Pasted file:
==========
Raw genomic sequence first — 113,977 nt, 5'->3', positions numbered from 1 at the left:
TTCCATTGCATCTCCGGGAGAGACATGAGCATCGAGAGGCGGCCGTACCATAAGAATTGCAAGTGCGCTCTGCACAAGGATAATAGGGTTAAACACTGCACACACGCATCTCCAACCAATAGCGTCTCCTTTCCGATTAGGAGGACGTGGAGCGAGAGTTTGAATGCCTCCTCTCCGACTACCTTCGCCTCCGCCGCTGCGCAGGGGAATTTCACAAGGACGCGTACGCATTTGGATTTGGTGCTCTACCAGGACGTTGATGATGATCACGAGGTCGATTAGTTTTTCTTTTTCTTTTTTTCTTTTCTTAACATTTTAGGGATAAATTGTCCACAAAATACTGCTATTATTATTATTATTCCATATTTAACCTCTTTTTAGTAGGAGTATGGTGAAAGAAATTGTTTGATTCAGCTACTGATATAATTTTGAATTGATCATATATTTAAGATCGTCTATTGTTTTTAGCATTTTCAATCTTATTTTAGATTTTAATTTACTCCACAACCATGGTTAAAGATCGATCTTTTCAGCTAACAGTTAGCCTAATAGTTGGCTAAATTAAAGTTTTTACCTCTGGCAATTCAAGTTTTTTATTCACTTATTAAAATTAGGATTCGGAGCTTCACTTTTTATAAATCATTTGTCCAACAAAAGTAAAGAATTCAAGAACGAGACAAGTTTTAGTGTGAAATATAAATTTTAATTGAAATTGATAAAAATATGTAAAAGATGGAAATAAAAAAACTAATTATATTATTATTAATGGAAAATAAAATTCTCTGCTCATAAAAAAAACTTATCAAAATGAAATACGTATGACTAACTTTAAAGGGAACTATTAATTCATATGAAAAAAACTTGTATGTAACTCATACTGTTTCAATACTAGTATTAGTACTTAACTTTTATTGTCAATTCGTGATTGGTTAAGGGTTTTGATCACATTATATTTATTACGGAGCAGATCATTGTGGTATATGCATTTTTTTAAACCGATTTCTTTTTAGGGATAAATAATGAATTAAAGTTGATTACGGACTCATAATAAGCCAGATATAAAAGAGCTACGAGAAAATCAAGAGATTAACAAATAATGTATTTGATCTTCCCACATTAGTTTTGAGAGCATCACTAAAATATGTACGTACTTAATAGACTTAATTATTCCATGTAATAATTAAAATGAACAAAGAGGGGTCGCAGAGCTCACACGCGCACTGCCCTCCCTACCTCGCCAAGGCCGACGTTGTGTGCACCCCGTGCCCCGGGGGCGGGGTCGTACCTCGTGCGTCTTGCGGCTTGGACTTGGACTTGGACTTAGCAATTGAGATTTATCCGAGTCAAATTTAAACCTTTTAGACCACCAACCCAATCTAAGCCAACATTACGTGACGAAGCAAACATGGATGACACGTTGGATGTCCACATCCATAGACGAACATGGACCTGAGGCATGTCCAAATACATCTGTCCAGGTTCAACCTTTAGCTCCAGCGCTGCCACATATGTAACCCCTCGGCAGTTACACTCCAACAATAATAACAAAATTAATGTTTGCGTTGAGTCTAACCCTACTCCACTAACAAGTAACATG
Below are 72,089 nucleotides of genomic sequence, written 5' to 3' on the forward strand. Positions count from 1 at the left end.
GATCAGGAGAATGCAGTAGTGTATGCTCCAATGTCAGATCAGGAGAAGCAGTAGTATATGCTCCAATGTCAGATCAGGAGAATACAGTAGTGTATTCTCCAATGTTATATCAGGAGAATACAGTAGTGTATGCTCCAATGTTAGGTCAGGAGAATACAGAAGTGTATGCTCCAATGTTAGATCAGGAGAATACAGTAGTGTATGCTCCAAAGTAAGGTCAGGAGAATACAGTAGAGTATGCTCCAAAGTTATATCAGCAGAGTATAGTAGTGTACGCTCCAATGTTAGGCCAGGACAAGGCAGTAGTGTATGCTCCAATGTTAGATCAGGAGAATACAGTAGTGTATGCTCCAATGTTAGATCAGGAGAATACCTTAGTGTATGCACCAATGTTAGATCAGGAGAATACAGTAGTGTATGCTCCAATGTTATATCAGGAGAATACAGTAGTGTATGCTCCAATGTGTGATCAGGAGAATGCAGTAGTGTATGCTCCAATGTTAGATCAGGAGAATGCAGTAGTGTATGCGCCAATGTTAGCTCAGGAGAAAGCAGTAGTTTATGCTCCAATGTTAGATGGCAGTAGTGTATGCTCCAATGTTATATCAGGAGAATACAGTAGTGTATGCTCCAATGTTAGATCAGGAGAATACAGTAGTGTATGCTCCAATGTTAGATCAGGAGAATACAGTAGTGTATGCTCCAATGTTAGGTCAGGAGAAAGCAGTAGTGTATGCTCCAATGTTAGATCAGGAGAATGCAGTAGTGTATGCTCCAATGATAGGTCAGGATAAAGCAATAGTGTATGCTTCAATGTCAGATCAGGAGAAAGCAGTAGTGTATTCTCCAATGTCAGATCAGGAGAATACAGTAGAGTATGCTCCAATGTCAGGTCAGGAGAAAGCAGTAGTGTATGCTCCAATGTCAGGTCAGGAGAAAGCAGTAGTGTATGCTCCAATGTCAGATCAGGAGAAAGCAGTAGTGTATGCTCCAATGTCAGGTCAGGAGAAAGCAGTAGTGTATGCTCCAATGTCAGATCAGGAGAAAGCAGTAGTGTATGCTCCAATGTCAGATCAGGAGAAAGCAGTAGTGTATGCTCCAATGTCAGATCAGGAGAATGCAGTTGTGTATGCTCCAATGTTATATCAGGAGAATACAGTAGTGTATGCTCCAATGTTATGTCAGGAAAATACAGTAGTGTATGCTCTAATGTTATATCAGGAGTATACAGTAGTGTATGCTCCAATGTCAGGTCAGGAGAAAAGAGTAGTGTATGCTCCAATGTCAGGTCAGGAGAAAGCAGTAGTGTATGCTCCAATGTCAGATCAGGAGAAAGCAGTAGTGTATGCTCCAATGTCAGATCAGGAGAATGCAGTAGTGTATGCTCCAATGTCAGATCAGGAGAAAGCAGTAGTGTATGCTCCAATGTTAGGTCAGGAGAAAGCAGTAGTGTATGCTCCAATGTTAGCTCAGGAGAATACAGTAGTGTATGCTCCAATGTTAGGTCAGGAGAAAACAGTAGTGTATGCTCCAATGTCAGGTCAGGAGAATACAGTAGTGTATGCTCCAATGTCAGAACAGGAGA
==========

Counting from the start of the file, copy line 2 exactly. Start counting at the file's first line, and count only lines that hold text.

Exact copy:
TTCCATTGCATCTCCGGGAGAGACATGAGCATCGAGAGGCGGCCGTACCATAAGAATTGCAAGTGCGCTCTGCACAAGGATAATAGGGTTAAACACTGCACACACGCATCTCCAACCAATAGCGTCTCCTTTCCGATTAGGAGGACGTGGAGCGAGAGTTTGAATGCCTCCTCTCCGACTACCTTCGCCTCCGCCGCTGCGCAGGGGAATTTCACAAGGACGCGTACGCATTTGGATTTGGTGCTCTACCAGGACGTTGATGATGATCACGAGGTCGATTAGTTTTTCTTTTTCTTTTTTTCTTTTCTTAACATTTTAGGGATAAATTGTCCACAAAATACTGCTATTATTATTATTATTCCATATTTAACCTCTTTTTAGTAGGAGTATGGTGAAAGAAATTGTTTGATTCAGCTACTGATATAATTTTGAATTGATCATATATTTAAGATCGTCTATTGTTTTTAGCATTTTCAATCTTATTTTAGATTTTAATTTACTCCACAACCATGGTTAAAGATCGATCTTTTCAGCTAACAGTTAGCCTAATAGTTGGCTAAATTAAAGTTTTTACCTCTGGCAATTCAAGTTTTTTATTCACTTATTAAAATTAGGATTCGGAGCTTCACTTTTTATAAATCATTTGTCCAACAAAAGTAAAGAATTCAAGAACGAGACAAGTTTTAGTGTGAAATATAAATTTTAATTGAAATTGATAAAAATATGTAAAAGATGGAAATAAAAAAACTAATTATATTATTATTAATGGAAAATAAAATTCTCTGCTCATAAAAAAAACTTATCAAAATGAAATACGTATGACTAACTTTAAAGGGAACTATTAATTCATATGAAAAAAACTTGTATGTAACTCATACTGTTTCAATACTAGTATTAGTACTTAACTTTTATTGTCAATTCGTGATTGGTTAAGGGTTTTGATCACATTATATTTATTACGGAGCAGATCATTGTGGTATATGCATTTTTTTAAACCGATTTCTTTTTAGGGATAAATAATGAATTAAAGTTGATTACGGACTCATAATAAGCCAGATATAAAAGAGCTACGAGAAAATCAAGAGATTAACAAATAATGTATTTGATCTTCCCACATTAGTTTTGAGAGCATCACTAAAATATGTACGTACTTAATAGACTTAATTATTCCATGTAATAATTAAAATGAACAAAGAGGGGTCGCAGAGCTCACACGCGCACTGCCCTCCCTACCTCGCCAAGGCCGACGTTGTGTGCACCCCGTGCCCCGGGGGCGGGGTCGTACCTCGTGCGTCTTGCGGCTTGGACTTGGACTTGGACTTAGCAATTGAGATTTATCCGAGTCAAATTTAAACCTTTTAGACCACCAACCCAATCTAAGCCAACATTACGTGACGAAGCAAACATGGATGACACGTTGGATGTCCACATCCATAGACGAACATGGACCTGAGGCATGTCCAAATACATCTGTCCAGGTTCAACCTTTAGCTCCAGCGCTGCCACATATGTAACCCCTCGGCAGTTACACTCCAACAATAATAACAAAATTAATGTTTGCGTTGAGTCTAACCCTACTCCACTAACAAGTAACATG